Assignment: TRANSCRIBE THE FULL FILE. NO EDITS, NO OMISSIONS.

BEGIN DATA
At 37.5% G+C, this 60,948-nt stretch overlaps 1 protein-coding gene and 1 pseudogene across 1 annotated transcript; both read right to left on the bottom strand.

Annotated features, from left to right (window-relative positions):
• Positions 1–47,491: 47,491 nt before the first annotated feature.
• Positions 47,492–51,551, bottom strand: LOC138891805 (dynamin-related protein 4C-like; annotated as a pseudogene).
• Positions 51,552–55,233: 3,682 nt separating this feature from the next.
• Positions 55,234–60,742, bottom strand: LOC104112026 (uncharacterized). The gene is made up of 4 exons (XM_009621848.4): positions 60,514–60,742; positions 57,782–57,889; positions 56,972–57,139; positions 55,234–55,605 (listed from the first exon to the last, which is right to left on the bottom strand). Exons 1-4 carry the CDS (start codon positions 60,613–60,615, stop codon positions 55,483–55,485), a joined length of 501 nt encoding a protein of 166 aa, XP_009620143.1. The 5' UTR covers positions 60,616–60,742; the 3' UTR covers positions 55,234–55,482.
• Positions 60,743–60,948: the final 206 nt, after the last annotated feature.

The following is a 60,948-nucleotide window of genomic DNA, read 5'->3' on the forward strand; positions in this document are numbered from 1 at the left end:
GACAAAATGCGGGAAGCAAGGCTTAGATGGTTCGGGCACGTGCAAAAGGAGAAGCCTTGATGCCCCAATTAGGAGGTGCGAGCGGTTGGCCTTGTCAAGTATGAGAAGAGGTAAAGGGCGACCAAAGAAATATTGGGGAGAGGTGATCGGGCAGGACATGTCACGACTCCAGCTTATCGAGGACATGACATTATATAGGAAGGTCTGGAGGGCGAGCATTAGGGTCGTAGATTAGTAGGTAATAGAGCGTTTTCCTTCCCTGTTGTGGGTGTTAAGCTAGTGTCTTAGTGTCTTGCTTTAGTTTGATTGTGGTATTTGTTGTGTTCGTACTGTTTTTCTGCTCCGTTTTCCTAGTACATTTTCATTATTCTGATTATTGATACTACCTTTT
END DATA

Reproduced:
At 37.5% G+C, this 60,948-nt stretch overlaps 1 protein-coding gene and 1 pseudogene across 1 annotated transcript; both read right to left on the bottom strand.

Annotated features, from left to right (window-relative positions):
• Positions 1–47,491: 47,491 nt before the first annotated feature.
• Positions 47,492–51,551, bottom strand: LOC138891805 (dynamin-related protein 4C-like; annotated as a pseudogene).
• Positions 51,552–55,233: 3,682 nt separating this feature from the next.
• Positions 55,234–60,742, bottom strand: LOC104112026 (uncharacterized). The gene is made up of 4 exons (XM_009621848.4): positions 60,514–60,742; positions 57,782–57,889; positions 56,972–57,139; positions 55,234–55,605 (listed from the first exon to the last, which is right to left on the bottom strand). Exons 1-4 carry the CDS (start codon positions 60,613–60,615, stop codon positions 55,483–55,485), a joined length of 501 nt encoding a protein of 166 aa, XP_009620143.1. The 5' UTR covers positions 60,616–60,742; the 3' UTR covers positions 55,234–55,482.
• Positions 60,743–60,948: the final 206 nt, after the last annotated feature.

The following is a 60,948-nucleotide window of genomic DNA, read 5'->3' on the forward strand; positions in this document are numbered from 1 at the left end:
GACAAAATGCGGGAAGCAAGGCTTAGATGGTTCGGGCACGTGCAAAAGGAGAAGCCTTGATGCCCCAATTAGGAGGTGCGAGCGGTTGGCCTTGTCAAGTATGAGAAGAGGTAAAGGGCGACCAAAGAAATATTGGGGAGAGGTGATCGGGCAGGACATGTCACGACTCCAGCTTATCGAGGACATGACATTATATAGGAAGGTCTGGAGGGCGAGCATTAGGGTCGTAGATTAGTAGGTAATAGAGCGTTTTCCTTCCCTGTTGTGGGTGTTAAGCTAGTGTCTTAGTGTCTTGCTTTAGTTTGATTGTGGTATTTGTTGTGTTCGTACTGTTTTTCTGCTCCGTTTTCCTAGTACATTTTCATTATTCTGATTATTGATACTACCTTTT